Series Producer: Richard Armstrong
This iTunes University podcast feed houses our ongoing series of conversations and interviews with professors and authors. Some of these conversations grow out of our curriculum at the Honors College, but many reflect the work and interests of our professors or visiting scholars who come to participate in the academic life at the College.
The series so far comprises:
1. Euripides' Children of Herakles. Richard Armstrong interviews Artist in Residence and Center for Creative Work Director Dr. John Harvey about the production of Children of Herakles performed for the 2009 City Dionysia. Harvey discusses several details of the production--such as choreography and acting style--and his translation, and reads a portion of the play. Music in this podcast comprises extracts from the original score written for the play by Richard Power.
2. Sophocles' Elektra. Richard Armstrong interviews University of Houston Classics Professor Casey Dué about the myth of Elektra and Sophocles' play centered on this famous Greek heroine. Dué discusses in particular the role of lamentation in Greek society, and how this figures into her reading of the play. This is the first podcast related to our 2010 production of Elektra for the City Dionysia.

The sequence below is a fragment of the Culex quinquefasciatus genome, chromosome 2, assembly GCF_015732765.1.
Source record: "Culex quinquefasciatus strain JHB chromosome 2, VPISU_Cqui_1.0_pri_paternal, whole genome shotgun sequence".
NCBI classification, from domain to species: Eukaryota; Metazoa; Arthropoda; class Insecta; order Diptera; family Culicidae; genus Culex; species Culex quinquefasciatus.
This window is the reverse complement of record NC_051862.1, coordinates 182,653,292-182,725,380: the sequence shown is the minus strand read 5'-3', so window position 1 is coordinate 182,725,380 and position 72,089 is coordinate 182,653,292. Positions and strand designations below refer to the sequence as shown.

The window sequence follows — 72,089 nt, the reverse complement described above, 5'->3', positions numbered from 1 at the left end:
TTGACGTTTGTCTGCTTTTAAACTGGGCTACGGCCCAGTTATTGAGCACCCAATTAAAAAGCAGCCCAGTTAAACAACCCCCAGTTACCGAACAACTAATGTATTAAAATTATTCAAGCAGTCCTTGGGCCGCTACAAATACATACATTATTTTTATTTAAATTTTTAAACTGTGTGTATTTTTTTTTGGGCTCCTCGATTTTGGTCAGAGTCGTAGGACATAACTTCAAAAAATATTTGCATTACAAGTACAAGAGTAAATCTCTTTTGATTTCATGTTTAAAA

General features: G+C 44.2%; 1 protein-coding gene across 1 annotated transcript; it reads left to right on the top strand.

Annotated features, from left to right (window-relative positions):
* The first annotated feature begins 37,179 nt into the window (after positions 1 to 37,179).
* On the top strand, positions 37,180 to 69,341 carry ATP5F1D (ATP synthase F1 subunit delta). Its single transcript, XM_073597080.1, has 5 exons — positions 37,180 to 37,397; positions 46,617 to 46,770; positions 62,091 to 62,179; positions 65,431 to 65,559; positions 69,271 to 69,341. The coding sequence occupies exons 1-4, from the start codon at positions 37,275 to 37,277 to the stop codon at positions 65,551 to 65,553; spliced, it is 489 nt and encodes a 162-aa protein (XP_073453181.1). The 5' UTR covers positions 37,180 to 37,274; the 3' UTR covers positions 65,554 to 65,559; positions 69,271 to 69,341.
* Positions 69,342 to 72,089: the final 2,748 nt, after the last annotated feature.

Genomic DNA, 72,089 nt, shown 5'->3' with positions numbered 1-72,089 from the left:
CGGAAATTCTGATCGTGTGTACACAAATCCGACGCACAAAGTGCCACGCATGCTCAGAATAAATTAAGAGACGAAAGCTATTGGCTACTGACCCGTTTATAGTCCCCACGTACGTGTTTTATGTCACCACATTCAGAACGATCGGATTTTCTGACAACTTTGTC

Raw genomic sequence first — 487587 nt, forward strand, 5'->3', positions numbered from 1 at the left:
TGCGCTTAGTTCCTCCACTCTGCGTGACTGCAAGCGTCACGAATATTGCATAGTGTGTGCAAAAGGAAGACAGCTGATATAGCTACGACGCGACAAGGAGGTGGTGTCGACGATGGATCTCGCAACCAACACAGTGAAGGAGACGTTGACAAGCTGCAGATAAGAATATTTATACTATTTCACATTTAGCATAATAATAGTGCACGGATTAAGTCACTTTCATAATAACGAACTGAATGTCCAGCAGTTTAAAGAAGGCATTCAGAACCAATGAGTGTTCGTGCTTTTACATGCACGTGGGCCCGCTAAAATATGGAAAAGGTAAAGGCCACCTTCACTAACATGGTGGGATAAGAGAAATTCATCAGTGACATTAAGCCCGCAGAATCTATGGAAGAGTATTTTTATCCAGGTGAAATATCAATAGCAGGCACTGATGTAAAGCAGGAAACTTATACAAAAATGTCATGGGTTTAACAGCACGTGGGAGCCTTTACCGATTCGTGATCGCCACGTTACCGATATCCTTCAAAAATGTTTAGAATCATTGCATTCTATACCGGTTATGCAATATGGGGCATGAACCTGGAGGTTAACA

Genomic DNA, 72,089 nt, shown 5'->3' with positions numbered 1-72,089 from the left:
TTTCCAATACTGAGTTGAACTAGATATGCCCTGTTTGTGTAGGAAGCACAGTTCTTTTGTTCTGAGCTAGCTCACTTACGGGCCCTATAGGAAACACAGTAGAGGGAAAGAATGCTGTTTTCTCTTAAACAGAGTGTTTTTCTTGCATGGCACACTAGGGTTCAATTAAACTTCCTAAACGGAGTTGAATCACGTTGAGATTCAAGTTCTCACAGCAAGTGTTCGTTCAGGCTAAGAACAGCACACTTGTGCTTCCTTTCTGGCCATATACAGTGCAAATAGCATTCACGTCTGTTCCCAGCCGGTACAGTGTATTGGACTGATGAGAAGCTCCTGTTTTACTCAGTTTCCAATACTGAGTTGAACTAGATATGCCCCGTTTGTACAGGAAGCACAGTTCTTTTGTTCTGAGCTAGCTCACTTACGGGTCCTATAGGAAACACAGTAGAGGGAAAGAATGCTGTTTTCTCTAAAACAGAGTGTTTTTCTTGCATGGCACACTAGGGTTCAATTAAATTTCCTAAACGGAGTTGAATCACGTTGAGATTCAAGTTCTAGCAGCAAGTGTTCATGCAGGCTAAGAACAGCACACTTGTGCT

3. Willard Spiegelman. University of Houston English Professor David Mikics interviews Willard Spiegelman about his latest book, Seven Pleasures: Essays on Ordinary Happiness. Spiegelman advocates for the exploration of pleasure in such activities as reading, walking, looking, swimming, and dancing. Spiegelman is Hughes Distinguished Professor of English at Southern Methodist University, the editor of the Southwest Review, and a prolific author.
4. Poetry and War. Richard Armstrong interviews poet James Armstrong about the turn in his work from landscape to political poetry. The discussion traces the trajectory from a poetics of commitment to the land to one of social and political critique, with extensive readings from Armstrong's poems. James Armstrong is Professor of English at Winona State University and author of Monument in a Summer Hat and Blue Lash.
5. Moral Responsibility: Does it exist? Richard Armstrong interviews Honors College Professor Tamler Sommers on the philosophical debate surrounding moral responsibility. Do we have free will, or is this just an necessary illusion? Are the prison guards at Abu Ghraib responsible for their behavior? Sommers discusses his research into these questions based on his books A Very Bad Wizard and Relative Justice (forthcoming).